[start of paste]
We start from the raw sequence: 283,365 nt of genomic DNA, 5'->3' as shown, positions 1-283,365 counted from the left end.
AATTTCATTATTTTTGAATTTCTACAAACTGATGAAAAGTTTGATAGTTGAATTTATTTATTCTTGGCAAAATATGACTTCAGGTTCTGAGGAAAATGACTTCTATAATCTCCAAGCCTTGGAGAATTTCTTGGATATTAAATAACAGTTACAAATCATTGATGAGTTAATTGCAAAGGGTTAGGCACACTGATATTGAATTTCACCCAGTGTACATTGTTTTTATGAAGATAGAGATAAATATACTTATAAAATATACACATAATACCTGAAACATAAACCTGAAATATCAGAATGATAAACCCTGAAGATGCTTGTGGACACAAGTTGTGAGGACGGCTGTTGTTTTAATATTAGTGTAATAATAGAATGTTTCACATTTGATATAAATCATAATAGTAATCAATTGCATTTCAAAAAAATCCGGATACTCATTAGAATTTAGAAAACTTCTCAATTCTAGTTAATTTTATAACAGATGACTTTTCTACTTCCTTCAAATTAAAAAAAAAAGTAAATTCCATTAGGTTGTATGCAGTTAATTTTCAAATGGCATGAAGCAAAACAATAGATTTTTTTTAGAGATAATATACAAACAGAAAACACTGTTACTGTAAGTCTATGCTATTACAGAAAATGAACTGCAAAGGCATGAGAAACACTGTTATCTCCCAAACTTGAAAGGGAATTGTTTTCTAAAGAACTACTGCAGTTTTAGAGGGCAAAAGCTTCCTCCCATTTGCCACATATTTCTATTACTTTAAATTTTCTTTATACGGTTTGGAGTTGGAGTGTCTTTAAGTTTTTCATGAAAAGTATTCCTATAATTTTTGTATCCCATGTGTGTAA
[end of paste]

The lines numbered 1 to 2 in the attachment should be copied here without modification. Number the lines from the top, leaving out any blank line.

We start from the raw sequence: 283,365 nt of genomic DNA, 5'->3' as shown, positions 1-283,365 counted from the left end.
AATTTCATTATTTTTGAATTTCTACAAACTGATGAAAAGTTTGATAGTTGAATTTATTTATTCTTGGCAAAATATGACTTCAGGTTCTGAGGAAAATGACTTCTATAATCTCCAAGCCTTGGAGAATTTCTTGGATATTAAATAACAGTTACAAATCATTGATGAGTTAATTGCAAAGGGTTAGGCACACTGATATTGAATTTCACCCAGTGTACATTGTTTTTATGAAGATAGAGATAAATATACTTATAAAATATACACATAATACCTGAAACATAAACCTGAAATATCAGAATGATAAACCCTGAAGATGCTTGTGGACACAAGTTGTGAGGACGGCTGTTGTTTTAATATTAGTGTAATAATAGAATGTTTCACATTTGATATAAATCATAATAGTAATCAATTGCATTTCAAAAAAATCCGGATACTCATTAGAATTTAGAAAACTTCTCAATTCTAGTTAATTTTATAACAGATGACTTTTCTACTTCCTTCAAATTAAAAAAAAAAGTAAATTCCATTAGGTTGTATGCAGTTAATTTTCAAATGGCATGAAGCAAAACAATAGATTTTTTTTAGAGATAATATACAAACAGAAAACACTGTTACTGTAAGTCTATGCTATTACAGAAAATGAACTGCAAAGGCATGAGAAACACTGTTATCTCCCAAACTTGAAAGGGAATTGTTTTCTAAAGAACTACTGCAGTTTTAGAGGGCAAAAGCTTCCTCCCATTTGCCACATATTTCTATTACTTTAAATTTTCTTTATACGGTTTGGAGTTGGAGTGTCTTTAAGTTTTTCATGAAAAGTATTCCTATAATTTTTGTATCCCATGTGTGTAA